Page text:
Life within the barracks
Unofficial photography was illegal for troops during WW1, and cameras were uncommon for the ordinary working man, so images from inside the camps are difficult to trace. However, one Belfast man who was called for duty was George Hackney. He had the fortune of being able to covertly document his time during the war. The images are now held by the Ulster Museum, and have been published online. One of the images taken by Hackney in 1915 was inside one of the barrack blocks at Randalstown, and this image gives a unique insight into what life would have been like not only in Randalstown but in these temporary camps across the UK and Ireland.
Inside the blocks is a scene which many soldiers who served anywhere from the Victoria era right through until recent years would be familiar with. The rudimentary barrack block was lined with beds, each soldier having a shared shelf for their few permitted personal belongings, possibly an under-bed box for uniform items, a tin plate, cutlery, mug for messing, and little else. A table sat in the centre of the room with benches along side. Communal relaxing space for soldiers tended to be in the block until the arrival of welfare organisations such as Sandes who provided a space for troops to relax. Officers and NCOs had different provision and were better catered for.
After stumbling online upon an interesting article in the spring edition of “The Revealer” written by Jim Rankin, a further three photographs came to light from the camp. Referred to as both Shanes Park Camp and Randalstown Camp some further details also emerged. In particular details were given about the construction of the camp; “The huts had a wooden frame construction covered by corrugated iron sheeting, suspended wooden floors, and electric lighting generated by the Old Bleach Linen Co. in Randalstown. A temporary platform was constructed on the railway line adjacent to the camp.” This confirmed that the construction of the camps was identical to that at other camps such as Ballykinlar and across Great Britain at the time; they were cheap, quick and easy to construct. The proximity of the site to a railway line with access to the port at Belfast must have contributed to the suitability. After the first troops had marched from Donegal, the prospect of onward railway transport must have been a great relief. Below are the photographs from this article:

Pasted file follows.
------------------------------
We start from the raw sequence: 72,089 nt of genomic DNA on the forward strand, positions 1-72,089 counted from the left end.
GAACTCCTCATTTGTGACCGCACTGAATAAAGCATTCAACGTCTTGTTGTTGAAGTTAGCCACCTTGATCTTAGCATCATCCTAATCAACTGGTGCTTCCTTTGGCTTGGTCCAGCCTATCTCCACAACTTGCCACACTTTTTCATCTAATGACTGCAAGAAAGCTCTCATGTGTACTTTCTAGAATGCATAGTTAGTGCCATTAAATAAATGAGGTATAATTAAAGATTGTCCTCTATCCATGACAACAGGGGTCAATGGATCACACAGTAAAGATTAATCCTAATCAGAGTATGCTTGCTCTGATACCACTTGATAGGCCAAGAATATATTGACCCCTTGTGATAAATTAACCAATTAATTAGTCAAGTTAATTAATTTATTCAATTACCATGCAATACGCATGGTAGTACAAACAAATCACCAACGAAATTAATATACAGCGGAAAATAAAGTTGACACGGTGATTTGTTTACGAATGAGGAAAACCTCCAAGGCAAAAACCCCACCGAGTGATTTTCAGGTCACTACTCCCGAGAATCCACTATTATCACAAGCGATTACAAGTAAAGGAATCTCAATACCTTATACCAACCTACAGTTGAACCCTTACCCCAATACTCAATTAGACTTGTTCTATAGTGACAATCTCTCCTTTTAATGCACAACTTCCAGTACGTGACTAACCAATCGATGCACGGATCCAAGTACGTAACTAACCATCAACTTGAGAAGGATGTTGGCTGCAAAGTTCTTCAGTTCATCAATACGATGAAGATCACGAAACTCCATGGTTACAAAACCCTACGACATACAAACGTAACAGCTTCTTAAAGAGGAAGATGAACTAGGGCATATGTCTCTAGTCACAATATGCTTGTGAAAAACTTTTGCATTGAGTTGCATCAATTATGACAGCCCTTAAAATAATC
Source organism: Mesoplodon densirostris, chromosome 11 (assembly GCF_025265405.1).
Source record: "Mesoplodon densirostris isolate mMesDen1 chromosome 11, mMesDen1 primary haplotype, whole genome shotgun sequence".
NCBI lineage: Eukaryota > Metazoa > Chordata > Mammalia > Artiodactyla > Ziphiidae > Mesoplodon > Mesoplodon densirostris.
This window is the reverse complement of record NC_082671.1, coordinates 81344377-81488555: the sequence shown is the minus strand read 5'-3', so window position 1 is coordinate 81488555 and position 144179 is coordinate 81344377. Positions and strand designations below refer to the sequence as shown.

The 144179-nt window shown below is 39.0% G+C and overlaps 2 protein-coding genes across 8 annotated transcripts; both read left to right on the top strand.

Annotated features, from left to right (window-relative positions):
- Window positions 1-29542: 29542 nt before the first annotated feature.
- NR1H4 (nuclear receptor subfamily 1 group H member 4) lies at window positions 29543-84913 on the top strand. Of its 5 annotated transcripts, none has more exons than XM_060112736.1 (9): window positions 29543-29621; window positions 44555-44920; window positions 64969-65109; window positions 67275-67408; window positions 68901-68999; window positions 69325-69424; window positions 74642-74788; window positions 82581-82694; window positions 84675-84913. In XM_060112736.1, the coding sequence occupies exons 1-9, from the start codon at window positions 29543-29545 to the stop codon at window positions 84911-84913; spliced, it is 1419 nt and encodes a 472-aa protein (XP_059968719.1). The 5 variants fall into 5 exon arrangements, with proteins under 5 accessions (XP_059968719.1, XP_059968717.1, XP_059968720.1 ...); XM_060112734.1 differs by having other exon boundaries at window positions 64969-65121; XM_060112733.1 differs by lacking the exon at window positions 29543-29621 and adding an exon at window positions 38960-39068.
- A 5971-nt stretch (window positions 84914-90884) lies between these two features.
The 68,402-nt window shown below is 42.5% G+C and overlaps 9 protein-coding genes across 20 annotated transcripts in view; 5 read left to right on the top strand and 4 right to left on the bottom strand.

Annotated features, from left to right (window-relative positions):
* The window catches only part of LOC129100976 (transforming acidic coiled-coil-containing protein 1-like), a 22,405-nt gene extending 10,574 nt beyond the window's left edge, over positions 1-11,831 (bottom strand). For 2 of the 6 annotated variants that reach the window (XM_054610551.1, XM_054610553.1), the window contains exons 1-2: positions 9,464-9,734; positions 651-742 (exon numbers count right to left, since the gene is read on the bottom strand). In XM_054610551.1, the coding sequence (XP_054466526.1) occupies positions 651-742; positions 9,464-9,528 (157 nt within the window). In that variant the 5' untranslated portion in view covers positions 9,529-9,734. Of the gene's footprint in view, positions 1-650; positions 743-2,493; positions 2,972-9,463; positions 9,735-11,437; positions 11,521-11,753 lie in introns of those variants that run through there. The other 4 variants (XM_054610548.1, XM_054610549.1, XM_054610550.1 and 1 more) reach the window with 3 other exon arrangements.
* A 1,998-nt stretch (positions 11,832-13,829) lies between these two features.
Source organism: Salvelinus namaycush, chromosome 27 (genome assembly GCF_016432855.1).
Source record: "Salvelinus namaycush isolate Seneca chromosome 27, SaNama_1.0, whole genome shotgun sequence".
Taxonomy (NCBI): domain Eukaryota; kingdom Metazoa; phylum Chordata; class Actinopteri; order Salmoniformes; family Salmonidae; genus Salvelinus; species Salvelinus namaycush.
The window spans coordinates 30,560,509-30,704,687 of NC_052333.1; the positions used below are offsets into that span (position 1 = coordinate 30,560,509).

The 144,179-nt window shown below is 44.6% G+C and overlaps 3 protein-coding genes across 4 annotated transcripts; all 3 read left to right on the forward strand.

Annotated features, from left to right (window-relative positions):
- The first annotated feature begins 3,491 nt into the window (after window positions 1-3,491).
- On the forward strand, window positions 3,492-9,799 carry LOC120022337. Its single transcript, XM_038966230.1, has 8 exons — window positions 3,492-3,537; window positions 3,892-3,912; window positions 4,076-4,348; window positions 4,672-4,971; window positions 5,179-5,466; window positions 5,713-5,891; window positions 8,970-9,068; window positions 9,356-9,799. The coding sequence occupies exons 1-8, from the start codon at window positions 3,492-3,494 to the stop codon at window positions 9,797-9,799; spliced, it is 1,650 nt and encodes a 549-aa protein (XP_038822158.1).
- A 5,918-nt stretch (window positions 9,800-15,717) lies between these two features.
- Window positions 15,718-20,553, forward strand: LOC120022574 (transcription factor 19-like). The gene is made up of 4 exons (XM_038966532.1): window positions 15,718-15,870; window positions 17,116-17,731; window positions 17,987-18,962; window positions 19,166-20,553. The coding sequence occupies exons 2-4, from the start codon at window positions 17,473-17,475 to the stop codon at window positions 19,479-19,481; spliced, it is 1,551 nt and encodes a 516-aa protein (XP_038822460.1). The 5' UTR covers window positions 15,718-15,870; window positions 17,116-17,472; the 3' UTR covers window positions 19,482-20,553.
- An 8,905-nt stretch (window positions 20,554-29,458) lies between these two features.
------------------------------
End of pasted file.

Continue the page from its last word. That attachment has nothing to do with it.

Military Convalescent Hospital
I am yet to come across a history of the camp at Randalstown, but a presumption would be that it was used to barrack soldiers undergoing training from late 1914. It is fair to assume that when the Brigade deployed to France via England, the temporary camps sat empty. The use of the camp changed early in 1916 when a series of Command Depots were established for the training of convalescing soldiers who would be typically too well for a typical convalescent camp, but wouldn’t have been fit enough to return to their units. These Command Depots were designed to ease the burden on beds in UK hospitals. Randalstown was one of these depots, and was repurposed from an existing camp capable of catering for 40 Officers and up to 3,800 soldiers; broken down as such – Irish Command 1300; ASC 1500; RAMC 1000 (source). The reduction in bed numbers suggest that either the overall barracks was downsized, perhaps with one of the four camps being decommissioned, or one may have continued to be used for infantry training while three were used for convalescence.
- 18 December 1914 troops from 3 Brigade Ulster Division arrive from Finner Camp in County Donegal (a march of 90 miles!)
- Royal Inniskilling Fusiliers moved to Randalstown in January 1915 and departed in July
- Royal Irish Rifles 14th (Service) Battalion (Young Citizens) arrived in January 1915
- Command Depot / Military Convalescent Hospital, first casualties arrived February 1916
- 18 June 1919 all troops demobilised
- In use as a convalescent hospital until December 1919